Is this job as the Butler for a billionaire family stressful?
Where do I start?
If stress is measured by the ability we have to respond to life's events, then I'm going to say no, it's not stressful!
From the outset (as we're taught in Butler School), this profession requires the ability to multi-task, and to plan for the unexpected! So when anything goes wrong, we deal with it.
(Even a power outage during a huge gala for a thousand people is no problem. Just get out the candles, and it doesn't take electricity to keep pouring the gin martinis! Ha! So where's the stress?)
But if stress is measured by how insanely busy you are throughout the day (making you wish you worked in a Toll Booth), then the answer is YES! This job is non-stop nuts!
However, in my opinion, one of the biggest stressors in any job is boredom and tedium. (Do you not agree?)
So in that respect, this Butler job is constantly challenging -- and offers the opportunity to learn new things on a daily, if-not-hourly basis.
As for my own personal stress in this job?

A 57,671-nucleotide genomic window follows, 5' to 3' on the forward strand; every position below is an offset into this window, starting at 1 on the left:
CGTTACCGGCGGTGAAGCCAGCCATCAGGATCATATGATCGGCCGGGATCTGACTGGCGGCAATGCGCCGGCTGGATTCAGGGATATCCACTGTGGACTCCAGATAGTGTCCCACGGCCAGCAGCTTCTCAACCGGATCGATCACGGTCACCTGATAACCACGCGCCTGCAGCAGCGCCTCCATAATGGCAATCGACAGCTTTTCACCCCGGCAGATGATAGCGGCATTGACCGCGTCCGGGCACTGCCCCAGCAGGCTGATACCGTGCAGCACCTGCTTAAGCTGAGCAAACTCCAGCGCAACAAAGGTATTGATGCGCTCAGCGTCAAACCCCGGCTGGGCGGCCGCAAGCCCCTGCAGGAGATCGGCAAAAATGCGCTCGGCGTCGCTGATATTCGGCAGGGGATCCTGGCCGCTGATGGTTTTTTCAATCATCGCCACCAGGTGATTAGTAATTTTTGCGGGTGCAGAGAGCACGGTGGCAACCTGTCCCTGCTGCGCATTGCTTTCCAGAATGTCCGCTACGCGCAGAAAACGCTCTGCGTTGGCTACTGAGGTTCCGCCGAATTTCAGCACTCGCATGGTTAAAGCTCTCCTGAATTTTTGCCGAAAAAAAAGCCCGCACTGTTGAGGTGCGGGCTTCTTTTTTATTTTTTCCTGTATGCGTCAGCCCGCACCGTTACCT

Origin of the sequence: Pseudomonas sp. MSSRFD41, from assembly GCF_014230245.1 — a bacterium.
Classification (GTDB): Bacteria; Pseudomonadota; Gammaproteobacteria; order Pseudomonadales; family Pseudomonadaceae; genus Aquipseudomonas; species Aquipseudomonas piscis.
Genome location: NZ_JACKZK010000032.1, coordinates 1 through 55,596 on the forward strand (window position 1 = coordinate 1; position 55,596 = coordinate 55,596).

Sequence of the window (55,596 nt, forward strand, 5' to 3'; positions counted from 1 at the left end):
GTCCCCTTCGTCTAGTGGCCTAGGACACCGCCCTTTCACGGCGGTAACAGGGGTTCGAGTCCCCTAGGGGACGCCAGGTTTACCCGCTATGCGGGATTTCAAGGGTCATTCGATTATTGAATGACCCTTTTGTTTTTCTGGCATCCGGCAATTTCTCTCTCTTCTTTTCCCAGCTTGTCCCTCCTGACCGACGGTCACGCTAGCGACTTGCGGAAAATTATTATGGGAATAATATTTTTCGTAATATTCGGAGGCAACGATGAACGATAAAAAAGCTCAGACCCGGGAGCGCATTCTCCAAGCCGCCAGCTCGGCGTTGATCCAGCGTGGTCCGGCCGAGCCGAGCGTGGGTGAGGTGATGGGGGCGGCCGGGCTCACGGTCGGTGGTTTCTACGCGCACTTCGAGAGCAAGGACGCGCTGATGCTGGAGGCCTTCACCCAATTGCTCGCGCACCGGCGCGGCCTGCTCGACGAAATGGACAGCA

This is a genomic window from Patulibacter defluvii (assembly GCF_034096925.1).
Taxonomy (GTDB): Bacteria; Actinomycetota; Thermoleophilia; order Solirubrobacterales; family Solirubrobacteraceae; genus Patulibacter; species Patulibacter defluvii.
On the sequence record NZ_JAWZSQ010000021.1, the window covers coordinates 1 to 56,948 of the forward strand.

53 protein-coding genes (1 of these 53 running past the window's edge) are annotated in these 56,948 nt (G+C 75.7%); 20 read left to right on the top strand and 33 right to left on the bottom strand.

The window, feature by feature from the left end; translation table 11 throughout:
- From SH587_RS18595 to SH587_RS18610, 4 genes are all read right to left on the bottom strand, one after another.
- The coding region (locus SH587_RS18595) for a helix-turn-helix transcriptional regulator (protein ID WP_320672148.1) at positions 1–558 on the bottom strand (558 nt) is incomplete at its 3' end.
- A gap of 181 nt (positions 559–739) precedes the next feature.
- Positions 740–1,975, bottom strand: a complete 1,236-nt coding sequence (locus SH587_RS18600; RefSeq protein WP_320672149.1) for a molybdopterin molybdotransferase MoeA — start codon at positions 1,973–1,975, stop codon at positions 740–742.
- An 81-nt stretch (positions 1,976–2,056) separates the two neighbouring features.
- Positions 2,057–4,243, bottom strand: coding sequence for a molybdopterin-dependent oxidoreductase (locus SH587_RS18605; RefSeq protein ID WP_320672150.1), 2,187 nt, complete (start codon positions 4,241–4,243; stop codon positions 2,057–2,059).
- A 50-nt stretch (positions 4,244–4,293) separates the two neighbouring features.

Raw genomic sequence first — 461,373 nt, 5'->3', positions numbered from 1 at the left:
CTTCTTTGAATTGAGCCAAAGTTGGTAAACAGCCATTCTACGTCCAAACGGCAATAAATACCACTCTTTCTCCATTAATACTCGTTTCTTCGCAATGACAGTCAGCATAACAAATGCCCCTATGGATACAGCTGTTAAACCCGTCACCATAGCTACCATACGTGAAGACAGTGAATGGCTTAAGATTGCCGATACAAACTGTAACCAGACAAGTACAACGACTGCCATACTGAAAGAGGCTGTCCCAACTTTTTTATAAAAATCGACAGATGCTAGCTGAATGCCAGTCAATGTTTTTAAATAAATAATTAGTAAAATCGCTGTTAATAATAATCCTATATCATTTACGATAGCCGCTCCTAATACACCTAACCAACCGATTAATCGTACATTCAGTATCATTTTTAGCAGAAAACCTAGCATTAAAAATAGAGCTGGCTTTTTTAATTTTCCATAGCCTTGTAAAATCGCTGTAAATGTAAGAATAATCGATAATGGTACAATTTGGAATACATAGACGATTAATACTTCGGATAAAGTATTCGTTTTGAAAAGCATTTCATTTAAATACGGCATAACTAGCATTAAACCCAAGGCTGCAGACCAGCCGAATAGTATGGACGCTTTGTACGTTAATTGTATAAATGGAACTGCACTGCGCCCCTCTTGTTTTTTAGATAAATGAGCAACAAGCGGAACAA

I keep myself under the constant pressure cooker that everything has to be perfect, at all times! From a quiet morning breakfast, to an event for thousands!
But I'm well prepared to juggle, and dance around the disasters.
And if you'll excuse a digression here (and an attempt to get a perspective), this whole modern concept of "stress", in the first place, has its origins in pop-psychology.
Were the cavemen under "stress" before they knew how to make fire? Or did they just have a lot of cold buffets at their cocktail parties, in the dark?
Before the wheel was invented, were people "stressed out" because they had to carry everything home from the mall, or did they get a donkey or camel to help them out?
When the Persians were invading ancient Greece, was that "stress" the Greeks were facing -- or was it war and outright fear?
And when Michelangelo was flat on his back painting the ceiling of the Sistine Chapel, was that "stress", or his own self-inflicted joy of creating perfection?
If stress really does exist, like anything else it's just something to deal with. And I'm not so sure Prozac or Ritalin would have helped out the cavemen, or the ancient Greeks, or even Michelangelo himself.
Gin martinis, on the other hand......